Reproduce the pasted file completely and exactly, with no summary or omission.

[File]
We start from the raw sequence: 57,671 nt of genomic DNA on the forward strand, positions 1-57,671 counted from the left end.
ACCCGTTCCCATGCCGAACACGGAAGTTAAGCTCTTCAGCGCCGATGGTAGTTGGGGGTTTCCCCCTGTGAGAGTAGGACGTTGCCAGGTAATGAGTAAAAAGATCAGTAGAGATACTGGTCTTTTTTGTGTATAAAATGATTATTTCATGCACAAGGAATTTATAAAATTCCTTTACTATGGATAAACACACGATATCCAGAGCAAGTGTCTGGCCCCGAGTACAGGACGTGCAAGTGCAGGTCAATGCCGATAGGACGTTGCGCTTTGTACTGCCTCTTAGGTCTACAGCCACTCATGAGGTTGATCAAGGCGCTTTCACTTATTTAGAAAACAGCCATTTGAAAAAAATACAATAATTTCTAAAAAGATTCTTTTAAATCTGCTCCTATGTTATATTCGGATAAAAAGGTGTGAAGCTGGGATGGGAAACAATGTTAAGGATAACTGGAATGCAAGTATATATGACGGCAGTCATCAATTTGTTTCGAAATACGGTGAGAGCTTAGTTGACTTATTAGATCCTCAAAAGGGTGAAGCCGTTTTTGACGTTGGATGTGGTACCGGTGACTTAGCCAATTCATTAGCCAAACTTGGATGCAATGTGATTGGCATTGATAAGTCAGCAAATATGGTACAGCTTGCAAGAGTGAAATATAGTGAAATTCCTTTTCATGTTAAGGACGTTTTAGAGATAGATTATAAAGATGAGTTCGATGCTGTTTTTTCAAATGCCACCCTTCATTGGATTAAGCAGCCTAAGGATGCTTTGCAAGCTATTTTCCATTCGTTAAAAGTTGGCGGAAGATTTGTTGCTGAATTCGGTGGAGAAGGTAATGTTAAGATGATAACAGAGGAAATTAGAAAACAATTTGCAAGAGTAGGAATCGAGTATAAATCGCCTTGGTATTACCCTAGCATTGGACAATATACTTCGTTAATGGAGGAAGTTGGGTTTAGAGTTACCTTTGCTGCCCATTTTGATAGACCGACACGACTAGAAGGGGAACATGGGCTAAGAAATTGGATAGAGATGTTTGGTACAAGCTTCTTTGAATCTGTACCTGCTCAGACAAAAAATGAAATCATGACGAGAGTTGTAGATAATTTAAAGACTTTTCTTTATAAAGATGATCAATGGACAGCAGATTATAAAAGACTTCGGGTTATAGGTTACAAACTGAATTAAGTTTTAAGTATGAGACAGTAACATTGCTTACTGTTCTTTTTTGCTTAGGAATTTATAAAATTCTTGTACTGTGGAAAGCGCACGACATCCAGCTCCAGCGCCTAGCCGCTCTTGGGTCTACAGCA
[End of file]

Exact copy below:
We start from the raw sequence: 57,671 nt of genomic DNA on the forward strand, positions 1-57,671 counted from the left end.
ACCCGTTCCCATGCCGAACACGGAAGTTAAGCTCTTCAGCGCCGATGGTAGTTGGGGGTTTCCCCCTGTGAGAGTAGGACGTTGCCAGGTAATGAGTAAAAAGATCAGTAGAGATACTGGTCTTTTTTGTGTATAAAATGATTATTTCATGCACAAGGAATTTATAAAATTCCTTTACTATGGATAAACACACGATATCCAGAGCAAGTGTCTGGCCCCGAGTACAGGACGTGCAAGTGCAGGTCAATGCCGATAGGACGTTGCGCTTTGTACTGCCTCTTAGGTCTACAGCCACTCATGAGGTTGATCAAGGCGCTTTCACTTATTTAGAAAACAGCCATTTGAAAAAAATACAATAATTTCTAAAAAGATTCTTTTAAATCTGCTCCTATGTTATATTCGGATAAAAAGGTGTGAAGCTGGGATGGGAAACAATGTTAAGGATAACTGGAATGCAAGTATATATGACGGCAGTCATCAATTTGTTTCGAAATACGGTGAGAGCTTAGTTGACTTATTAGATCCTCAAAAGGGTGAAGCCGTTTTTGACGTTGGATGTGGTACCGGTGACTTAGCCAATTCATTAGCCAAACTTGGATGCAATGTGATTGGCATTGATAAGTCAGCAAATATGGTACAGCTTGCAAGAGTGAAATATAGTGAAATTCCTTTTCATGTTAAGGACGTTTTAGAGATAGATTATAAAGATGAGTTCGATGCTGTTTTTTCAAATGCCACCCTTCATTGGATTAAGCAGCCTAAGGATGCTTTGCAAGCTATTTTCCATTCGTTAAAAGTTGGCGGAAGATTTGTTGCTGAATTCGGTGGAGAAGGTAATGTTAAGATGATAACAGAGGAAATTAGAAAACAATTTGCAAGAGTAGGAATCGAGTATAAATCGCCTTGGTATTACCCTAGCATTGGACAATATACTTCGTTAATGGAGGAAGTTGGGTTTAGAGTTACCTTTGCTGCCCATTTTGATAGACCGACACGACTAGAAGGGGAACATGGGCTAAGAAATTGGATAGAGATGTTTGGTACAAGCTTCTTTGAATCTGTACCTGCTCAGACAAAAAATGAAATCATGACGAGAGTTGTAGATAATTTAAAGACTTTTCTTTATAAAGATGATCAATGGACAGCAGATTATAAAAGACTTCGGGTTATAGGTTACAAACTGAATTAAGTTTTAAGTATGAGACAGTAACATTGCTTACTGTTCTTTTTTGCTTAGGAATTTATAAAATTCTTGTACTGTGGAAAGCGCACGACATCCAGCTCCAGCGCCTAGCCGCTCTTGGGTCTACAGCA